Hailing from the South Side of Chicago, Dr. Warren began singing at an early age, and is a proud alum of Walt Whitman and the Soul Children of Chicago. While teaching is Chezare’s first love, music has always brought him immeasurable joy. As an undergraduate, he was a soloist in the University of Illinois Black Chorus and lead singer in a men’s acapella group he formed his junior year.
Grandson of a Jamaican immigrant and bluecollar parents, Chezare graduated from the University of Illinois at Urbana-Champaign where he earned a Bachelor of Science in Elementary Education with a minor in Mathematics. He earned his PhD from the University of Illinois-Chicago.
DATE: Tuesday, February 14
TIME: 12:15-1:30 p.m. CST
Register for Centering Possibility in Black Education


Discussion led by Laurie Coyle, Director, BAVC Media Makers and Latino Producers Academy fellow, co-founder of the bilingual storytelling initiative MiHistoria 

The search for a hero that history forgot - before Cesar Chavez, Maria Moreno was the first woman farmworker to be hired as a union organizer, and became a charismatic leader in the early movement for farmworker justice.


LECTURE: Howie’s Art Circles: Psychological/Social Support for Refugee Children

Howard Dotson, Interfaith Chaplain & Art Therapist

For the past 19 years, Dotson has been providing art therapy for refugee children in numerous countries. He has collaborated with several refugee NGOs, and helped train local volunteers to continue the work. Recently he has provided art therapy for Ukrainian children at 5 train stations in Poland and Ukraine. The Art Circles are adjacent to World Central Kitchen tents.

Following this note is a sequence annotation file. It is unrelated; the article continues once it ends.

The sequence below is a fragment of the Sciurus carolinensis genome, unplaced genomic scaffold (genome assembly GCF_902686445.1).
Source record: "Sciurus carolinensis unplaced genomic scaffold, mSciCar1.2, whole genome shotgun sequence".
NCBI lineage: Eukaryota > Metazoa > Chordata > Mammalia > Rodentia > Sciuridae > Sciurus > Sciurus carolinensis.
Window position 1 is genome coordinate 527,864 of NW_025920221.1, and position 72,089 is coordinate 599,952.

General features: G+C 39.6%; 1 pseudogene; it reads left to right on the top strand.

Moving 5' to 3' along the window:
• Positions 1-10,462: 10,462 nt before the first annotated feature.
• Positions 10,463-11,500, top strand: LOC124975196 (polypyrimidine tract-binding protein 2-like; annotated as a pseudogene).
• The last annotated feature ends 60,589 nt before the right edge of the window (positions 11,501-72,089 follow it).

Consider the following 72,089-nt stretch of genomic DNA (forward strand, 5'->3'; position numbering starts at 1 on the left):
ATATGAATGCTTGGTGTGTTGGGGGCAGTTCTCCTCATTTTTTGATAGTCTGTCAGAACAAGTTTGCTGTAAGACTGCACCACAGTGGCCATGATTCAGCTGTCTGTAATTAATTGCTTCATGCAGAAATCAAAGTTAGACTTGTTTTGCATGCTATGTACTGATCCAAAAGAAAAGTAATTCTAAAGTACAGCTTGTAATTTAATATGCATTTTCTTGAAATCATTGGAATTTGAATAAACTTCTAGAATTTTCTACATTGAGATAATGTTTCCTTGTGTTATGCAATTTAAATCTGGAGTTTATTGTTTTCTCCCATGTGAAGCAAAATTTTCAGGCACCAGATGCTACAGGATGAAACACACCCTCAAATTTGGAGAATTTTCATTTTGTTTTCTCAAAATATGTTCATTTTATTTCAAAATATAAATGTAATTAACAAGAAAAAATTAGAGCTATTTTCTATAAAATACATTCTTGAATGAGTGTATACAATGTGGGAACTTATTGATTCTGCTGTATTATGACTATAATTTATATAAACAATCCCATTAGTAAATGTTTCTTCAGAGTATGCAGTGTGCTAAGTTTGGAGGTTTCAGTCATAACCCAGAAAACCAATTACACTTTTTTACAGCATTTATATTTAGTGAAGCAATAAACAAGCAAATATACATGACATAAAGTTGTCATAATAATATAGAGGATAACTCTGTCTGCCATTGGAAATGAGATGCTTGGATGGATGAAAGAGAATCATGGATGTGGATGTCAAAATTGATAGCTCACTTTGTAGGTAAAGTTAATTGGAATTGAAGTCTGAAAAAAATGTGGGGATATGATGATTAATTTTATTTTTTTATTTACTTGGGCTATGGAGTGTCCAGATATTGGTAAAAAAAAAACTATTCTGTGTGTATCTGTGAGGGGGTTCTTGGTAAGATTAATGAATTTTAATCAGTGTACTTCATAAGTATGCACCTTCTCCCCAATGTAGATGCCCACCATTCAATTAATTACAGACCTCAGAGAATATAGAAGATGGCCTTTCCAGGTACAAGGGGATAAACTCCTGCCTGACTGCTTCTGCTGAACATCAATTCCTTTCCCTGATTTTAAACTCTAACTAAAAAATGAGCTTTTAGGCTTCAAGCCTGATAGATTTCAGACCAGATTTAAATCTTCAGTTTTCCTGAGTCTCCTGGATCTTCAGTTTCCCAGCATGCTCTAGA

DATE: Monday, April 10
TIME: 2:30-3:30 p.m. CDT
Register for Howie’s Art Circles

video & discussion: inhabitants: indigenous perspectives on restoring our world

Discussion led by Ben-Alex Dupris, Producer, enrolled member of the Colville Confederated Tribes

Follow five Native American communities as they restore their traditional land management practices in the face of a changing climate. The five stories include sustaining traditions of Hopi dryland farming in Arizona; restoring buffalo to the Blackfeet reservation in Montana; maintaining sustainable forestry on the Menominee reservation in Wisconsin; reviving native food forests in Hawaii; and returning prescribed fire to the landscape by the Karuk Tribe of California. As the climate crisis escalates, these time-tested practices of North America's original inhabitants are becoming increasingly essential in a rapidly changing world. 
DATE: Thursday, April 20
TIME: 10:10 a.m. CDT
Register for Indigenous Perspectives

Participation for all programs is free and open to the public.

Contact or 531-622-2253 for more information.
Additional International/Intercultural Education virtual programming can be found on YouTube.

ACCOMMODATIONS:  Audience members requiring accommodations due to a disability must contact Barbara Velazquez,, 531-622-2253 at least two weeks prior to the program.‚Äč